WASHINGTON -- An unorthodox coalition of conservative leaders – pastors, tech moguls, tea party farmers and the sheriff from Fresno County, Calif. – converged Tuesday on Washington to make the conservative case for an immigration overhaul.
It’s likely to be the last, best effort to convince Congress to vote on immigration legislation before lawmakers are consumed by the re-election campaign next year.
The massive effort comprises more than 600 conservatives from across the country who spent Tuesday on Capitol Hill meeting with about 150 members of Congress, primarily Republicans, and urging them to press their leaders to act on immigration this year.
With remnants of the partisan government-shutdown battle lingering, tackling immigration could be a chance for lawmakers to do something positive, said Bruce Josten, the head of government affairs for the U.S. Chamber of Commerce.
But it also might deepen divisions between more moderate Republicans who support an overhaul and hard-liners who oppose anything that can be perceived as rewarding those who entered the country illegally.
New York Mayor Michael Bloomberg, a business executive who’s been leading the immigration push, has said it’s time to remind members of Congress that their support comes with conditions.
“The sand in the hourglass is running low,” John Feinblatt, Bloomberg’s chief adviser, told hundreds of attendees at a morning conference at the Chamber of Commerce’s offices. “Doing nothing just risks the world passing us by. Our message is loud. It’s clear. It’s simple. And if Congress doesn’t listen, they can rest assured that our support may not be there in the next election.”
The immigration supporters are a large group with many different interests whose members acknowledge that they disagree over specific details of the type of makeover they’d prefer, notably whether a path to citizenship should be included. But they said they’d come together over the mutual goal that Congress needed to have a real debate.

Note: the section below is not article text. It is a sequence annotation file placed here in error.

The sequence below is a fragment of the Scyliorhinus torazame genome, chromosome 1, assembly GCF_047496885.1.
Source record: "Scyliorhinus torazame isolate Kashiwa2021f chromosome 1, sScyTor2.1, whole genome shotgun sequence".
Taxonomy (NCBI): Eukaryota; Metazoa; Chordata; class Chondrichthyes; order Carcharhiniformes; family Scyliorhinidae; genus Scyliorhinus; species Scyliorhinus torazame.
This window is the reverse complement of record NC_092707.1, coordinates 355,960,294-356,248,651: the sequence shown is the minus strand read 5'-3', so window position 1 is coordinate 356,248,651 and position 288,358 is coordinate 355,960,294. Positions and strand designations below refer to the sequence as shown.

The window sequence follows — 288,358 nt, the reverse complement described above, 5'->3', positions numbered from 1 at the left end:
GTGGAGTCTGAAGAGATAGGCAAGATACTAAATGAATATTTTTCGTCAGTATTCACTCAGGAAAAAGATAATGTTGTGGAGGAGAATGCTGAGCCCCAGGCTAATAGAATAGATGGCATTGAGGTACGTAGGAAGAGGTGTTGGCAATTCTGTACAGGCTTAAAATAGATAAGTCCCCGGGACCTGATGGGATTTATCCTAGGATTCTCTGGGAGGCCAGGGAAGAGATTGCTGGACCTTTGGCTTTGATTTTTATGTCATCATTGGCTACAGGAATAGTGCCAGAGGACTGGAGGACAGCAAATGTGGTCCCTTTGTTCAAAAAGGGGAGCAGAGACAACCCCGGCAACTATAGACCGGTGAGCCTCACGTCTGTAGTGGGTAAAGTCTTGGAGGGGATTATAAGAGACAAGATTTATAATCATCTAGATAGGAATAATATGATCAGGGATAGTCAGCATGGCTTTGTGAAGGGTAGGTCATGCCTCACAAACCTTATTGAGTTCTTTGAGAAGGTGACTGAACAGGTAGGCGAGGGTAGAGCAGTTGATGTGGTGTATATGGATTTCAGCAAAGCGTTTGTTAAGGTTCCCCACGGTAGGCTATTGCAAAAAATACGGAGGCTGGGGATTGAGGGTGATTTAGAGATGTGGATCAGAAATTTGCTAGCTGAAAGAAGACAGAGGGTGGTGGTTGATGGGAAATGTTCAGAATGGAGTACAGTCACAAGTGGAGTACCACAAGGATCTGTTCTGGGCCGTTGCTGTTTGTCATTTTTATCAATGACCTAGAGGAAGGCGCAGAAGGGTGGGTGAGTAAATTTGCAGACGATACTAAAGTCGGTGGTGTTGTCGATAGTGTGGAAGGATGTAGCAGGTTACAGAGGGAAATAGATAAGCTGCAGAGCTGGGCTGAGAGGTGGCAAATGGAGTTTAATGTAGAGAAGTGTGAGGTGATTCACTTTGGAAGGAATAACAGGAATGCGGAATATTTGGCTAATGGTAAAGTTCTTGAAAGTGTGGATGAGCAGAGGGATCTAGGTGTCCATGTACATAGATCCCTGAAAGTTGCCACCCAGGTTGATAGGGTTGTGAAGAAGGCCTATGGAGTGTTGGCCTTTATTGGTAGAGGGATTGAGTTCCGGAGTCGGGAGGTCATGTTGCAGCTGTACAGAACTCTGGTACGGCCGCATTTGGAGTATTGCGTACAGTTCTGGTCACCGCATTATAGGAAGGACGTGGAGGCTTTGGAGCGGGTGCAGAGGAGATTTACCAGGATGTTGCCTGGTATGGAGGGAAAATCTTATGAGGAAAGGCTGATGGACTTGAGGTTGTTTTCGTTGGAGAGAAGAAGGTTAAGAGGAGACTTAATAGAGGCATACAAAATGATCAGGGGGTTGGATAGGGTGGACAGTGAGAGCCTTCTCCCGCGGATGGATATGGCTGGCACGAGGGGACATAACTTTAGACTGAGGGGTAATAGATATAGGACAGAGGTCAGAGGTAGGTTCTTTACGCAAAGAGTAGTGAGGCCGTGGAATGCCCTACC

This summer, the Senate passed a bill that would strengthen border security and provide a path to citizenship. But the Republican-led House of Representatives appears to have no intention of taking up the Senate’s proposal. Instead, it’s focused on a series of bills that tackle specific aspects of the debate, but the GOP leadership has yet to bring the measures to the floor for a vote.
With millions of Americans still out of work, some leaders fear that the changes would only increase competition for jobs.
Sen. Jeff Sessions, R-Ala., said many business leaders who were lobbying Congress on Tuesday had been laying off American workers.
“This is a defining moment for the House Republicans,” he said. “They must decide who they represent: certain activist CEOs lobbying Congress, or the national interest and the millions of Americans struggling to get by in this low-job, low-wage economy.”
Some business leaders have argued that out-of-work Americans have rejected many low-skilled jobs, such as agricultural work.
More liberal advocacy groups have led most immigration pushes of this size. They appealed to members’ sense of compassion, arguing that current deportation laws divide families. They warned of a growing Latino voter base that might be more favorable to the party that appears to share its priorities.